Beryllium
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Beryllium

Beryllium

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Beryllium Document Transcript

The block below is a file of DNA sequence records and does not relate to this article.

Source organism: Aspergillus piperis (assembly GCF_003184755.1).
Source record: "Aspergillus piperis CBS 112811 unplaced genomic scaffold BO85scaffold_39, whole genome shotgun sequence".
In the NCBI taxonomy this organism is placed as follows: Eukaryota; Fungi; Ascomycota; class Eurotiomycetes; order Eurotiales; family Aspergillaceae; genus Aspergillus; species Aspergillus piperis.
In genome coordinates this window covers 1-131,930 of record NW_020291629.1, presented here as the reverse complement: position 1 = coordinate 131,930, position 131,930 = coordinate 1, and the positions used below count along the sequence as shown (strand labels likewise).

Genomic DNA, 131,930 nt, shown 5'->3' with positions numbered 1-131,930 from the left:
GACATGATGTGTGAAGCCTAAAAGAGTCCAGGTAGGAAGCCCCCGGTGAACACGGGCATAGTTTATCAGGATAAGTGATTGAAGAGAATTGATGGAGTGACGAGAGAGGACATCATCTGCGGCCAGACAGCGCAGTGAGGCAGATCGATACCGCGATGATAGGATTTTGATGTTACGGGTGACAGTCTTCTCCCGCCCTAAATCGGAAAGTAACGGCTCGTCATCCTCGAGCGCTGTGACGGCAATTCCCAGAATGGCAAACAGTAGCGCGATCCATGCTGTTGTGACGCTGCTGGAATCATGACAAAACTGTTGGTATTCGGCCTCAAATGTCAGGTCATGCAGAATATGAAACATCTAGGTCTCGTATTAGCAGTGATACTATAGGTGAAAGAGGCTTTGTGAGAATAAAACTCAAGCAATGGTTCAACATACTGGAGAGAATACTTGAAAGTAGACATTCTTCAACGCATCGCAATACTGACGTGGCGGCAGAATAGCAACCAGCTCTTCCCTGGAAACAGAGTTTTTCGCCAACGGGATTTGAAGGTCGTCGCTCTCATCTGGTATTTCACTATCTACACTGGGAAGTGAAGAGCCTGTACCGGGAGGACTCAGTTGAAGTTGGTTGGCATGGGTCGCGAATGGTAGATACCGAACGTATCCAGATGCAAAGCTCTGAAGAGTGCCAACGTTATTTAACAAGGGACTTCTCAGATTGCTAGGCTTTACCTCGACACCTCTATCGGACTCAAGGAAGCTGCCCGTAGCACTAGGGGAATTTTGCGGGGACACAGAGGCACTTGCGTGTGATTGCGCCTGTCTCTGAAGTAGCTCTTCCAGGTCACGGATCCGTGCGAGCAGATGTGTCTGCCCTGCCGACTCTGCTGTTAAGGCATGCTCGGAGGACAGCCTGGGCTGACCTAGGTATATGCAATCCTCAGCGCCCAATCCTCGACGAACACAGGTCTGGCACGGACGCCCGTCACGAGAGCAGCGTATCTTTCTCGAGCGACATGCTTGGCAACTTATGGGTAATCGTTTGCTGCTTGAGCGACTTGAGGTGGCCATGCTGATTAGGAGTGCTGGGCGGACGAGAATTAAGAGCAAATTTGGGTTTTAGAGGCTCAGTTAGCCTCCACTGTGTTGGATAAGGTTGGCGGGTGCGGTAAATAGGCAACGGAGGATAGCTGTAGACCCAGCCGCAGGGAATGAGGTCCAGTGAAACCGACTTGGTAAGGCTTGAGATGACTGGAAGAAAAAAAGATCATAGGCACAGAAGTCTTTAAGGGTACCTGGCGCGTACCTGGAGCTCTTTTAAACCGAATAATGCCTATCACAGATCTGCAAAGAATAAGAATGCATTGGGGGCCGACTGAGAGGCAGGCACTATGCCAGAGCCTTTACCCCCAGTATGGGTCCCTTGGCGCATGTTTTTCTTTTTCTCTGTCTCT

• 1. Beryllium<br />Atomic Weight9.012182Density1.848 g/cm3Melting Point1287 °CBoiling Point2470 °C<br />Full technical data<br />This pure broken crystal of refined beryllium ordinarily would be melted down and turned into strong, lightweight parts for missiles and spacecraft. It is expensive and toxic, but unbeatable when cost is no object.<br />Complete gyroscope module.<br />Beryllium-containing gyroscope module.<br />Source: eBay seller parker282828<br />Contributor: Theodore Gray<br />Acquired: 15 June, 2004<br />Text Updated: 18 October, 2009<br />Price: $75<br />Size: 3" <br />Purity: 90% <br />Beryllium-copper gas wrench.<br />This is, I'm pretty sure, a wrench designed to operate various valves on natural gas equipment. As such it makes sense that it is made of non-sparking beryllium-copper alloy.<br />Source: eBay seller 69chuck69auctioneer<br />Contributor: Theodore Gray<br />Acquired: 16 April, 2009<br />Text Updated: 17 April, 2009<br />Price: $30<br />Size: 12" <br />Purity: <5% <br /> <br />Beryllium-copper wrench.<br />Copper does not create sparks when you strike it against steel, an important fact if that steel is located on something like an oil well or other location where flammable gases are likely to be around. Unfortunately straight copper is not strong enough to make tools out of, so beryllium is added to greatly harden the alloy.<br />This is an ordinary crescent wrench made of such an alloy by the Berylco Company.<br />Source: eBay seller cape-estate<br />Contributor: Theodore Gray<br />Acquired: 16 April, 2009<br />Text Updated: 17 April, 2009<br />Price: $20<br />Size: 8" <br />Purity: <5% <br />Thick disk of solid beryllium.<br />This is a slice of pure beryllium, probably x-ray grade meaning pure enough to allow x-rays through. Not cheap at all, no sir, not cheap.<br />Source: eBay seller chifizica<br />Contributor: Theodore Gray<br />Acquired: 15 April, 2009<br />Text Updated: 15 April, 2009<br />Price: $430<br />Size: 6" <br />Purity: >99% <br />Beryllium copper irons (golf clubs).<br />Golf clubs are categorized by what they are made of: There are " woods" and there are " irons" . The woods are not often made of wood (titanium or aluminum are common) and the irons are often not made of iron, as you can see in the case of these beryllium copper irons. Maybe I'm the only one who thinks it's funny to use three different element names in a row to describe a golf club, but then I think most things to do with golf are silly.<br />Beryllium copper is an alloy of copper often used for tools that need to be reasonably strong and reasonably hard, but that more importantly need to not create sparks when used. This is important if you are, for example, working on an oil well and are drenched in flammable fluid while using the tool.<br />Source: eBay seller dp63<br />Contributor: Theodore Gray<br />Acquired: 24 March, 2009<br />Text Updated: 24 March, 2009<br />Price: $30<br />Size: 4" <br />Purity: <5% <br />Metal salesmans sample.<br />From the eBay item description, which pretty much sums up what this item is:<br />This auction is for a very unusual, what I think would be called a Salesman Sample, of 5 exotic metal disks. The brown plastic case that measures 2.50 in. by 6 in., was received by my Father when he visited the Kawecki Berylco Industries in the 1970's. The company was bought by Cabot Corp. in the late 70's. The disks measure 1.25 in. dia. by .1in. thick. According to the description in the case the 5 metals are Beryllium, Lock alloy, Beryllium Copper, Columbium [an older name for niobium], and Tantalum.<br />This is the Lock alloy sample from the set; the others are listed under their respective elements. Lock alloy is said to be 62% beryllium and 38% aluminum, and used in exotic supersonic aircraft. Click the Source link to see the samples all together, and here's a picture of the whole set:<br />Source: eBay seller jacav111<br />Contributor: Theodore Gray<br />Acquired: 27 December, 2008<br />Text Updated: 28 December, 2008<br />Price: $134/set<br />Size: 1.25" <br />Purity: 62% <br />Metal salesmans sample.<br />From the eBay item description, which pretty much sums up what this item is?<br />This auction is for a very unusual, what I think would be called a Salesman Sample, of 5 exotic metal disks. The brown plastic case that measures 2.50 in. by 6 in. was received by my Father when he visited the Kawecki Berylco Industries in the 1970's. The company was bought by Cabot Corp. in the late 70's. The disks measure 1.25 in. dia. by .1in. thick. According to the description in the case the 5 metals are Beryllium, Lock alloy, Beryllium Copper, Columbium [an older name for niobium], and Tantalum.<br />This is the pure beryllium sample from the set; the others are listed under their respective elements. <br />Source: eBay seller jacav111<br />Contributor: Theodore Gray<br />Acquired: 27 December, 2008<br />Text Updated: 28 December, 2008<br />Price: $134/set<br />Size: 1.25" <br />Purity: 99.9% <br />Beryllium raw material.<br />Description supplied by the source:<br />This piece of beryllium was originally purchased about 25 years ago from Brush-Wellman, by far the largest and oldest company in the world that deals with the production, refining, and fabrication of beryllium. This sample certainly shows some of the difficulties in dealing with pure beryllium- from the internal surface texture, it is pretty clear that the stuff is ridiculously brittle. In addition, it is very difficult to melt, cast and work- the hole that is visible in this rough piece is actually a void passing all the way through that remains as an artifact from when it was originally melted! This sample is, like all beryllium, mind-bogglingly light to hold- our brains are not used to hefting a piece of beryllium and associating that kind of density (or lack thereof) with a piece of solid metal.<br />Source: Ethan Currens<br />Contributor: Ethan Currens<br />Acquired: 21 March, 2008<br />Text Updated: 21 March, 2008<br />Price: Anonymous<br />Size: 2" <br />Purity: 99.9% <br />X-ray window sheet.<br />X-rays are generated by accelerating electrons in a vacuum tube: When they strike a target at the positive side of the tube, x-rays are emitted. The problem then is how to let the x-rays out of the tube without letting air in. The answer is a beryllium window. Beryllium is virtually transparent to x-rays, but impervious to air. This is a sheet of beryllium from which several round pieces have been punched to make x-ray windows.<br />Source: Juan Jimenez<br />Contributor: Juan Jimenez<br />Acquired: 6 April, 2007<br />Text Updated: 6 April, 2007<br />Price: Donated<br />Size: 3" <br />Purity: >99% <br />Sphere.<br />Described as a beryllium gyroscope sphere from a military aircraft. It's definitely not one of the classic light-weight gyroscope spheres: It appears to be solid, though of course still very light. No idea what it was really used for?<br />Source: eBay seller ohioidustrialsurplus<br />Contributor: Theodore Gray<br />Acquired: 10 January, 2006<br />Text Updated: 20 February, 2006<br />Price: $66<br />Size: 1.25" <br />Purity: 99% <br />X-Ray tube with window.<br />This is a complete x-ray tube with a chromium target and three beryllium windows (used because beryllium is largely transparent to x-rays). See a few samples back for an example of one of the windows removed from a similar tube.<br />Source: eBay seller allthedodaday<br />Contributor: Theodore Gray<br />Acquired: 2 November, 2004<br />Text Updated: 11 March, 2007<br />Price: $24<br />Size: 0.5" <br />Purity: 99%<br />Sample Group: Medical <br />Thimbles.<br />These are small thimble-like parts: No idea what they were used for but it's probably aerospace related since there are few other applications of beryllium.<br />Source: eBay seller allthedodaday<br />Contributor: Theodore Gray<br />Acquired: 2 November, 2004<br />Price: $38<br />Size: 0.5" <br />Purity: 99% <br /> <br />Complete gyroscope module.<br />This is the complete unit that contains one of the beryllium spheres pictured above: It's a fabulous bit of machining; I just wish I could figure out how to take it apart without breaking something.<br />Source: eBay seller parker282828<br />Contributor: Theodore Gray<br />Acquired: 15 June, 2004<br />Text Updated: 18 October, 2009<br />Price: $70<br />Size: 2.5" <br />Purity: 90% <br />Missile parts.<br />More miscellaneous missile parts: Soon I could build a complete, um, junk pile.<br />Source: eBay seller parker282828<br />Contributor: Theodore Gray<br />Acquired: 15 June, 2004<br />Text Updated: 18 October, 2009<br />Price: $30/each<br />Size: 3" <br />Purity: 99% <br />Missile part.<br />This is a machined beryllium missile part of some sort. Beryllium is extremely toxic in powdered form, but relatively harmless as long as it's fully intact. Making a part like this must be quite difficult to do safely considering the amount of very toxic beryllium dust and shavings that would be generated.<br />Source: eBay seller parker282828<br />Contributor: Theodore Gray<br />Acquired: 12 May, 2004<br />Text Updated: 18 October, 2009<br />Price: $67<br />Size: 1.25" <br />Purity: 99% <br />Broken gyroscope sphere.<br />See the sample above for a detailed explanation of these spheres. What makes this one fascinating is that it's cracked in half, allowing you to see just how thick the walls are. From holding an intact sphere you would think it must be a paper-thin, very delicate ball, because it's just so light. But with a broken one you can see that it's actually quite substantial: Beryllium is used for these sorts of parts precisely because it's so incredibly light weight.<br />Source: eBay seller spatial-one<br />Contributor: Theodore Gray<br />Acquired: 12 May, 2004<br />Price: $50<br />Size: 1.50000" <br />Purity: 99% <br />Gyroscope sphere.<br />These spheres appear from time to time on eBay and tend to go for pretty high prices. They are said to be from an air force gyroscope: The sphere would be spinning at very high speed, suspended electro statically. The markings on the surface allowed the system to track the orientation of the sphere as it was spinning. It's commonly claimed that they are extremely accurate spheres, within millionths of an inch of perfect. Or at least, they were until they inevitably crashed into the wall, got scratched or bent, and thus ended up on eBay. Here's what the seller had to say about this particular one:<br />This is a hollow beryllium Electro statically Suspended Gyroscope (ESG) Sphere used in the Inertial Guidance System of the B52 and F117 bomber Aircraft.<br />This high tech unit was designed to rotate over 50,000 times a minute and electro statically suspended in a near perfect vacuum.<br />While in flight use aboard the aircraft it had a catastrophic failure and crashed in its housing. This caused a distortion of this near geometrically perfect oblate sphere.<br />Note: This particular sphere has only minor scratches (less than one thousandth of an inch deep) and is in otherwise good condition.<br />It originally measured 1.50000 inches in diameter, weighs 10 grams and has a highly polished optical surface. There are a series of etched patterns used to read out the position and speed of this sphere with a set of photovoltaic sensors.<br />The guidance system it belonged to was known as the Standard Precision Navigator/Gimbaled Electro statically Suspended Aircraft Navigator or SPN/Geans. The SPN/Geans was the prime inertial position and velocity sensing system for the aircraft.<br />This gyroscope originally cost the government over $17,000 and was so expensive to maintain that it was discontinued from service.<br />This is very similar to what other sellers say about similar spheres, and having to reason to doubt it, I think it's probably all true. See the next sample for a fascinating variation on the theme: A broken gyroscope sphere.<br />Source: eBay seller spatial-one<br />Contributor: Theodore Gray<br />Acquired: 29 February, 2004<br />Price: $98<br />Size: 1.50000" <br />Purity: 99% <br />Blob.<br />This is a big blob of beryllium from China, part of a one-kilogram lot Max purchased for making element samples for his commercial sets and museum displays. It's very light for its size, so much so that it seems hollow, but he's broken some of these open and they are not. The white granular stuff hidden in the crevice is a bit alarming: If it's beryllium oxide then it's dangerously toxic: Until this has been determined I am keeping this sample in a sealed bag and handling it only gently and with gloves.<br />Source: Max Whitby of RGB<br />Contributor: Max Whitby of RGB<br />Acquired: 22 July, 2003<br />Text Updated: 13 August, 2006<br />Price: Donated<br />Size: 4" <br />Purity: 99.9% <br />Sample from the Everest Set.<br />Up until the early 1990's a company in Russia sold a periodic table collection with element samples. At some point their American distributor sold off the remaining stock to a man who is now selling them on eBay. The samples (except gases) weigh about 0.25 grams each, and the whole set comes in a very nice wooden box with a printed periodic table in the lid.<br />This particular sample requires a special warning: Powdered beryllium is extremely toxic! Max Whitby has calculated that this sample contains enough beryllium to contaminate 100,000 cubic meters of air to the regulatory hazard level. Were it to break, special precautions would be necessary. Fortunately, it's a relatively coarse powder and would probably not spread very far or very fast, but it would definitely be necessary to clean it up carefully and completely (not using a vacuum cleaner).<br />To learn more about the set you can visit my page about element collecting for a general description and information about how to buy one, or you can see photographs of all the samples from the set displayed on my website in a periodic table layout or with bigger pictures in numerical order.<br />Source: Rob Accurso<br />Contributor: Rob Accurso<br />Acquired: 7 February, 2003<br />Text Updated: 20 November, 2008<br />Price: Donated<br />Size: 0.2" <br />Purity: >99% <br />Sample from the RGB Set.<br />The Red Green and Blue Company in England sell a very nice element collection in several versions. Max Whitby, the director of the company, very kindly donated a complete set to the periodic table. <br />To learn more about the set you can visit my page about element collecting for a general description or the company's website which includes many photographs and pricing details. I have two photographs of each sample from the set: One taken by me and one from the company. You can see photographs of all the samples displayed in a periodic table format: my pictures or their pictures. Or you can see both side-by-sides with bigger pictures in numerical order.<br />The picture on the left was taken by me. Here is the company's version (there is some variation between sets, so the pictures sometimes show different variations of the samples):<br />Source: Max Whitby of RGB<br />Contributor: Max Whitby of RGB<br />Acquired: 25 January, 2003<br />Text Updated: 11 August, 2007<br />Price: Donated<br />Size: 0.2" <br />Purity: 99.9% <br />Electrical insulator. <br />Beryllium oxide is used as an electrical insulator because while it doesn't conduct electricity, it does conduct heat very well, which allows it to cool the components it is isolating electrically. It's quite glassy, like a real ceramic, not powdery like many metal oxides. I don't know if that's a basic property of the material, or whether it's somehow vitrified in a matrix of some other ceramic material. The package warns that while this insulator is harmless as supplied, it should not be modified in any way; presumably because of the danger of releasing beryllium oxide powder (beryllium is very toxic in powdered form where it can get into the body).<br />Source: eBay seller billw87<br />Contributor: Theodore Gray<br />Acquired: 8 November, 2002<br />Text Updated: 11 August, 2007<br />Price: $20<br />Size: 9" <br />Purity: 36% <br />X-ray window. <br />This is described as an x-ray tube window. It has a crude edge around it, which I thought might be just the way they are (since the x-ray beam may be exiting though just a small area in the middle). However reader Marten Kooistra from the Netherlands thinks it looks more like someone cut it out of the tube with a screw driver or something. He sent the following picture of a tube he had with a similar window, showing what a window like this looks like in place:<br />Source: eBay seller rubbleshop<br />Contributor: eBay seller rubbleshop<br />Acquired: 4 November, 2002<br />Price: Donated<br />Size: 0.5" <br />Purity: >99% <br />Crystalline lumps, 99.9%. <br />Ed Pegg got these little lumps of pure beryllium from Tom Salow.<br />Source: Tom Salow<br />Contributor: Ed Pegg Jr<br />Acquired: 18 July, 2002<br />Text Updated: 4 May, 2007<br />Price: $10/gram<br />Size: 0.4" <br />Purity: 99.9% <br />Londonite-Rhodizite. <br />Description from the source:<br />Londonite-Rhodizite serie ((Cs K Rb) Al4 Be4 (B Be) 12 028 to Rb=0 for the pure Rhodizite cub.), Antandrokomby, Antsirabe`, Madagascar. Perfect isolated crystals. 1x0, 8x0, 7 cm the bigger; 2 g all.<br />Source: Simone Citon<br />Contributor: John Gray<br />Acquired: 28 January, 2009<br />Text Updated: 29 January, 2009<br />Price: Trade<br />Size: 0.4" <br />Composition: (CsKRb) Al4Be4 (BBe) 12028 <br />Metal salesman's sample pouch. <br />From the eBay item description, which pretty much sums up what this item is:<br />This auction is for a very unusual, what I think would be called a Salesman Sample, of 5 exotic metal disks. The brown plastic case that measures 2.50 in. by 6 in., was received by my Father when he visited the Kawecki Berylco Industries in the 1970's. The company was bought by Cabot Corp. in the late 70's. The disks measure 1.25 in. dia. by .1in. thick. According to the description in the case the 5 metals are Beryllium, Lock alloy, Beryllium Copper, Columbium [an older name for niobium], Tantalum.<br />The individual disks are listed under their respective elements (beryllium for lock alloy, copper for beryllium copper).<br />Source: eBay seller jacav111<br />Contributor: Theodore Gray<br />Acquired: 27 December, 2008<br />Text Updated: 28 December, 2008<br />Price: $134<br />Size: 6" <br />Composition: BeAlCuNbTa <br />Beryl. <br />Description from the source:<br />Beryl ( Be3 Al2 Si6 O18 hex.), Antsongombato, Antananarivo, Madagascar. Partial crystal with good blue-green color. 2,3x2,1x2 cm; 25 g.<br />Source: Simone Citon<br />Contributor: John Gray<br />Acquired: 27 December, 2008<br />Text Updated: 28 December, 2008<br />Price: Trade<br />Size: 1" <br />Composition: Be3Al2Si6O18 <br />Londonite-Rhodizite. <br />Description from the source:<br />Londonite-Rhodizite serie ((Cs K Rb) Al4 Be4 (B Be) 12 028 to Rb=0 for the pure Rhodizite cub.), Antandrokomby, Antsirabe`, Madagascar. Yellow, partially translucent crystals on matrix with tourmaline. I repeat these species also for other elements, but am very interesting and rich in rare elements. 3, 5x2, 5x1, 5 cm; 12 g.<br />Source: Simone Citon<br />Contributor: John Gray<br />Acquired: 19 November, 2008<br />Text Updated: 20 November, 2008<br />Price: Trade<br />Size: 1.4" <br />Composition: (CsKRb) Al4Be4 (BBe) 12 <br />Photo Card Deck of the Elements.<br />In late 2006 I published a photo periodic table and it's been selling well enough to encourage me to make new products. This one is a particularly neat one: A complete card deck of the elements with one big five-inch (12.7cm) square card for every element. If you like this site and all the pictures on it, you'll love this card deck. And of course if you're wondering what pays for all the pictures and the internet bandwidth to let you look at them, the answer is people buying my posters and cards decks. Hint.<br />Source: Theodore Gray<br />Contributor: Theodore Gray<br />Acquired: 19 November, 2008<br />Text Updated: 21 November, 2008<br />Price: $35<br />Size: 5" <br />Composition: HHeLiBeBCNOFNeNaMg AlSiPSClArKCaScTiVCrMn FeCoNiCuZnGaGeAsSeBrKr RbSrYZrNbMoTcRuRhPdAg CdInSnSbTeIXeCsBaLaCePr NdPmSmEuGdTbDyHoErTm YbLuHfTaWReOsIrPtAuHgTl PbBiPoAtRnFrRaAcThPaUNp PuAmCmBkCfEsFmMdNoLrRf DbSgBhHsMtDsRgUubUutUuq UupUuhUusUuo <br />Phenakite. <br />Description from the source:<br />Phenakite (Be2 SiO4 trig.), Madagascar. Isolated, prismatic, geminated. 1, 9x1, 4x1, 2 cm; 8 g.<br />Source: Simone Citon<br />Contributor: John Gray<br />Acquired: 26 October, 2008<br />Text Updated: 26 October, 2008<br />Price: Trade<br />Size: 0.75" <br />Composition: Be2SiO4 <br />Londonite-Rhodizite. <br />Description from the source:<br />Londonite-Rhodizite serie ( (Cs K Rb) Al4 Be4 (B Be)12 028 to Rb=0 for the pure Rhodizite cub.), Antandrokomby, Antsirabe`, Madagascar. Rich in rubidium example, with Tourmaline (probably Liddicoatite). 3, 1x2, 5x2 cm; 22 g.<br />Source: Simone Citon<br />Contributor: John Gray<br />Acquired: 30 September, 2008<br />Text Updated: 1 October, 2008<br />Price: Trade<br />Size: 1.25" <br />Composition: (CsKRb) Al4Be4 (BBe) 12028 <br />Chrysoberyl. <br />Description from the source:<br />Chrysoberyl (Be Al2 O4 orth.), Colatinha, Espirito Santo, Brazil. Geminated, purple-greenish color. 2, 2x2x1, 2 cm; 10 g.<br />Source: Simone Citon<br />Contributor: John Gray<br />Acquired: 30 September, 2008<br />Text Updated: 1 October, 2008<br />Price: Trade<br />Size: 1" <br />Composition: BeAl2O4 <br />Beryl. <br />Description from the source:<br />Beryl ( Be3 Al2 Si6 O18 hex.), Governador Valadares, Minas Gerais, Brazil. Not terminated cristal on Quartz with decent color. 6x4,5x4 cm (crystal up to 22 mm); 126 g.<br />Source: Simone Citon<br />Contributor: John Gray<br />Acquired: 30 September, 2008<br />Text Updated: 1 October, 2008<br />Price: Trade<br />Size: 2.4" <br />Composition: Be3Al2Si6O18 <br />Hydroxilherderite. <br />Description from the source:<br />Hydroxilherderite (CaBe(PO4).(OH) mon.), Linopolis, Minas Gerais, Brazil. Geminated, good rare crystal. 3, 2x2x1, 5 cm; 10 g.<br />Source: Simone Citon<br />Contributor: John Gray<br />Acquired: 26 September, 2008<br />Text Updated: 28 September, 2008<br />Price: Trade<br />Size: 1.25" <br />Composition: CaBe(PO4).(OH) <br />Aquamarine Beryl. (External Sample)<br />The metal beryllium is named after this mineral. It comes in a great variety of shapes and colors.<br />Location: John Gray's Collection<br />Photographed: 16 December, 2004<br />Size: 4" <br />Composition: Be3Al2Si6O18 <br />Aquamarine Beryl. (External Sample)<br />The metal beryllium is named after this mineral. It comes in a great variety of shapes and colors.<br />Location: John Gray's Collection<br />Photographed: 11 March, 2003<br />Size: 3" <br />Composition: Be3Al2Si6O18 <br />Aquamarine Beryl. (External Sample)<br />The metal beryllium is named after this mineral. I used to say here that beryl was named after beryllium, but reader Jeffrey Shallit kindly pointed out the absurdity of that notion, since the mineral was known and named long before the metal. He writes:<br />The word beryl comes from ancient Greek and according to the OED, first appeared in English in 1305. But beryllium was not discovered until 1797 and the word " beryllium" did not appear in English until 1863.<br />Beryllium the metal is fairly plain looking and toxic, while beryl the mineral is quite beautiful and comes in a great variety of shapes and colors.<br />Location: John Gray's Collection<br />Photographed: 11 March, 2003<br />Size: 3" <br />Composition: Be3Al2Si6O18 <br />Aquamarine Beryl from Jensan Set. <br />This sample represents beryllium in the " The Grand Tour of the Periodic Table" mineral collection from Jensan Scientifics. Visit my page about element collecting for a general description, or see photographs of all the samples from the set in a periodic table layout or with bigger pictures in numerical order. <br />Source: Jensan Scientifics<br />Contributor: Jensan Scientifics<br />Acquired: 17 March, 2003<br />Price: Donated<br />Size: 1" <br />Composition: Be3Al2Si6O18<br />